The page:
What Happens When You Have a Disordered Relationship to Food?
TRIGGER WARNING: The following breakdown contains graphic descriptions of the hosts’ and guest’s experiences with eating disorders, body dysmorphia, etc.
This week we brought in our very good friend and Kinesiology/Biology major, Solveig Erngren, to wrap up our Fad Diets series and talk about her experiences with disordered eating. As three Southern California-born women, we have each had our fair share of confidence-shattering moments throughout childhood and adolescence. Once we finished our tangent about immigration and poor driving (listen to hear Solveig’s story about grinding on a road median with her car. Yeah, you heard me), we unpacked our feelings about the body-critical world in which we live with the hope that some of you may feel less alone in it.
For each of us, our first awareness of food consumption and weight came at shockingly early ages: since middle school for Brooke and Olivia and for literally as long as Solveig can remember. For Solveig, diet and weight loss culture were all she knew - her parents (who suffered from their own eating disorders) put her on a strict diet as soon as she was old enough to eat solid food, and she remembers binging junk food whenever she went to friends’ houses simply because it was a novelty. She began athletic training at age 8 at her parents’ urging. She rigorously researched food science as early as elementary school and found herself making up her own rules about which foods she could have, how much, what times of day, etc. As a young child, she prepared herself a small cup of plain garbanzo beans as a snack to avoid eating excess calories. She became vegan, developed anorexia, and it wasn’t until she began experiencing extreme chronic joint pain that she realized her diet was not providing the nutrients her body needed to survive.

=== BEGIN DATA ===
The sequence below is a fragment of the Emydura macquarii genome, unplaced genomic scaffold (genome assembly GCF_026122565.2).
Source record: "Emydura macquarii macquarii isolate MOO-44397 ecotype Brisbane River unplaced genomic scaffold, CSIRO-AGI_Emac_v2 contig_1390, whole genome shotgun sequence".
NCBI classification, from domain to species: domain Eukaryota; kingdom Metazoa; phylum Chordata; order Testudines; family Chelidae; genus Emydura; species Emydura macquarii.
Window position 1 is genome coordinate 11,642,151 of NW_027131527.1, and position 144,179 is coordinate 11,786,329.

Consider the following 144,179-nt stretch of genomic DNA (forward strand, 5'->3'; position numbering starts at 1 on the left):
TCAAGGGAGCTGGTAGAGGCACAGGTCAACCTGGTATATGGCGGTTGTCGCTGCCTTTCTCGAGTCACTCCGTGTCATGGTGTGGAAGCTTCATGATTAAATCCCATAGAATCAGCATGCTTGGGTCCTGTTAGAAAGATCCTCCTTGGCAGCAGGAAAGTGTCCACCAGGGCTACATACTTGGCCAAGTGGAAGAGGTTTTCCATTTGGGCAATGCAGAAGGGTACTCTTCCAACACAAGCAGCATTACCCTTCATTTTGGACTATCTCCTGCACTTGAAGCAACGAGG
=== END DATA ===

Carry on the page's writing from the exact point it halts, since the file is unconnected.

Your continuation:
For Olivia, the self-hatred didn’t begin until her surroundings socialized her into picking apart every aspect of her appearance. She had so many different, hyper-specific labels for her flaws that they drew concern from her friends. She was actively criticized for her body type by her family, especially her mother, and became obsessed with diet, exercise, and weight loss in middle school. Her first diet was at 8 years old.
“…she realized the hidden message in her mother’s self-hatred: “You can love your body because you’re the perfect weight right now, but you will no longer be worthy of that love if you ever look like me.” In a sudden panic about her identity and self-worth, Brooke developed orthorexia as a means to losing weight.”
While Brooke’s parents did not directly tear her down for her appearance, the end result ended up just as sinister and perhaps harder to identify. She did, in fact, learn that there was something shameful about the number on the scale, but she learned it by watching her mother constantly criticize herself. In high school, Brooke’s self-criticism was a result of watching the world hate itself - but she recognized that she was what doctors would consider a “healthy weight.'“ It wasn’t until a sudden drop in metabolism (and subsequent rise in weight) in college that she realized the hidden message in her mother’s self-hatred: “You can love your body because you’re the perfect weight right now, but you will no longer be worthy of that love if you ever look like me.” In a sudden panic about her identity and self-worth, Brooke developed orthorexia as a means to losing weight.